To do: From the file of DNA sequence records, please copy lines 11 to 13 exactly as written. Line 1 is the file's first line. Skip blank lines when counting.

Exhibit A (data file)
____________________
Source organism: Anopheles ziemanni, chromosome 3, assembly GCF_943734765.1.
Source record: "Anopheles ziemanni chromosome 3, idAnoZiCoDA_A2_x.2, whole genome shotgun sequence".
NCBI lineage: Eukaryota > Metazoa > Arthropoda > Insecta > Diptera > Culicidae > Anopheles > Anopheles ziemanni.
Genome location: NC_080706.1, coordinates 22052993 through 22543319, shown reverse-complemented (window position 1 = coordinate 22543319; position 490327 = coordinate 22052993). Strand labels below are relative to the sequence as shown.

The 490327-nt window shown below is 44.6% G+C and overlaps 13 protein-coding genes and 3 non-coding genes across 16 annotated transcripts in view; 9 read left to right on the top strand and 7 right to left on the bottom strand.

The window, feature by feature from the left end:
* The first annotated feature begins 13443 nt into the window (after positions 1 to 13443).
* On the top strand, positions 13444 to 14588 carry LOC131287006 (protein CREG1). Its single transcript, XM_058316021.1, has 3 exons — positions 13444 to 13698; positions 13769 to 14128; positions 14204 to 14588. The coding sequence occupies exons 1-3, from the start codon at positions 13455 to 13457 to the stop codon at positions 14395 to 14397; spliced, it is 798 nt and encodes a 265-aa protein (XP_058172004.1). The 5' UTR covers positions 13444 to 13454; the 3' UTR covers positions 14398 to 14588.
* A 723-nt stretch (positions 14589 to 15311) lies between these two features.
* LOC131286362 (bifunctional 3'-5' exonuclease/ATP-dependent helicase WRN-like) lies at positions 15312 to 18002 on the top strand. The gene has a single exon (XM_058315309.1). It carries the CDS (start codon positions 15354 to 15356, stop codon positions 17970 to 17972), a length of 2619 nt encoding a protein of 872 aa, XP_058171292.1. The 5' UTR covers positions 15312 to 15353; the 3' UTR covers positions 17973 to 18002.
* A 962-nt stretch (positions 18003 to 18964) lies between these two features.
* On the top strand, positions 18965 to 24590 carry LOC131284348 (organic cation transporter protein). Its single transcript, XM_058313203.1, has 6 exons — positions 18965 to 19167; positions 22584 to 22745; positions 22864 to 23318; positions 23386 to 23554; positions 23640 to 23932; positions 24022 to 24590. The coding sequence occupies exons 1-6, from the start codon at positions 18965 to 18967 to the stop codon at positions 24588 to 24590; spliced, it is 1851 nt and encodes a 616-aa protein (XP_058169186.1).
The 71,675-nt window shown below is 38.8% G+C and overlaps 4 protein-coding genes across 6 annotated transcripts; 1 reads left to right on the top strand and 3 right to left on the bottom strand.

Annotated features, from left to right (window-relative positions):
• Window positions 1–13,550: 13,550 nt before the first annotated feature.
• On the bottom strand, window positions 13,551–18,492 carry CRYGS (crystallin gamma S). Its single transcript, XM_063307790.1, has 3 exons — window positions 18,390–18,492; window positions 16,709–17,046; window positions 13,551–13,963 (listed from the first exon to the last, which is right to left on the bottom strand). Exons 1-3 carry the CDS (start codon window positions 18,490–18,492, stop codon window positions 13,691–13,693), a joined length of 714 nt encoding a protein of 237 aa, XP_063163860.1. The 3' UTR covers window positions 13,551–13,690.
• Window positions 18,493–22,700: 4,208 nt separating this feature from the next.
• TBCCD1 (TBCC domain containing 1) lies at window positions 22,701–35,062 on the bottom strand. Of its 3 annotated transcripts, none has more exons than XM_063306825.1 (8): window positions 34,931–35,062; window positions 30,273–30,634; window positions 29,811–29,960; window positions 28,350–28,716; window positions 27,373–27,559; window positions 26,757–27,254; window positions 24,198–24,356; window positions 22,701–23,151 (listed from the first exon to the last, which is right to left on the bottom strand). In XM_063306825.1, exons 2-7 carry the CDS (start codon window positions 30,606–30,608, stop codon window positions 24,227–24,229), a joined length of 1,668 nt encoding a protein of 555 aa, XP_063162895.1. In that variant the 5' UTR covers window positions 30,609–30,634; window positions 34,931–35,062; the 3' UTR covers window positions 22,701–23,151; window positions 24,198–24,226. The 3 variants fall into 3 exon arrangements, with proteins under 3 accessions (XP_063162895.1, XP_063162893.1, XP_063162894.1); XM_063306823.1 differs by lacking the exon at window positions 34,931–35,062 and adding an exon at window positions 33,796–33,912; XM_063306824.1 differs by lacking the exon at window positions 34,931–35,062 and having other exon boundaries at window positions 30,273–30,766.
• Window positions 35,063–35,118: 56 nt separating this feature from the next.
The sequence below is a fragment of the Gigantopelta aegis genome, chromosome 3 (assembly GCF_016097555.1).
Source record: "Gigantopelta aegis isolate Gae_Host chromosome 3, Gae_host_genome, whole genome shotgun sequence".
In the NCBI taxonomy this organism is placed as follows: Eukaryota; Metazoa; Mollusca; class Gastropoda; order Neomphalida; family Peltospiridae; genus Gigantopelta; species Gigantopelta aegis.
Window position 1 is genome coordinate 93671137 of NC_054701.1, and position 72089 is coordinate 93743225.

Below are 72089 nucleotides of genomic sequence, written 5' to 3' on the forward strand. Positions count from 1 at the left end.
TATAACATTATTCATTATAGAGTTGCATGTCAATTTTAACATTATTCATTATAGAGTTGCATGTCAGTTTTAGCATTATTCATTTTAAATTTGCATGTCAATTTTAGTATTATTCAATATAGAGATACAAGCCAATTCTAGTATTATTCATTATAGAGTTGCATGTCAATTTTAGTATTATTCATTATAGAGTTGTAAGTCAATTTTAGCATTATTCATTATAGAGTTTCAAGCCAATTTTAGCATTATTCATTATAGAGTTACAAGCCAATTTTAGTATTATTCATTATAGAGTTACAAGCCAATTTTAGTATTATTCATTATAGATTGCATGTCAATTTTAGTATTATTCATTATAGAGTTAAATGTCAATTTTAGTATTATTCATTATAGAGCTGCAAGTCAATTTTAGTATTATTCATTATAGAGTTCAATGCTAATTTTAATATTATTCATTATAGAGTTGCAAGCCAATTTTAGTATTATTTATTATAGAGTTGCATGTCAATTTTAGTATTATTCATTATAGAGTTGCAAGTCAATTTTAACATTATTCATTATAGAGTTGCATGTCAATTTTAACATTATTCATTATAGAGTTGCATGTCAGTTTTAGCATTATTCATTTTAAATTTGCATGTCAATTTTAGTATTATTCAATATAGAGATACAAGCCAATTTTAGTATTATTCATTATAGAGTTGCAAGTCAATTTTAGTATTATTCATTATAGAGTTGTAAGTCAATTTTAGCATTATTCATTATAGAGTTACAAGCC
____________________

* A 962-nt stretch (positions 18003 to 18964) lies between these two features.
* On the top strand, positions 18965 to 24590 carry LOC131284348 (organic cation transporter protein). Its single transcript, XM_058313203.1, has 6 exons — positions 18965 to 19167; positions 22584 to 22745; positions 22864 to 23318; positions 23386 to 23554; positions 23640 to 23932; positions 24022 to 24590. The coding sequence occupies exons 1-6, from the start codon at positions 18965 to 18967 to the stop codon at positions 24588 to 24590; spliced, it is 1851 nt and encodes a 616-aa protein (XP_058169186.1).
The 71,675-nt window shown below is 38.8% G+C and overlaps 4 protein-coding genes across 6 annotated transcripts; 1 reads left to right on the top strand and 3 right to left on the bottom strand.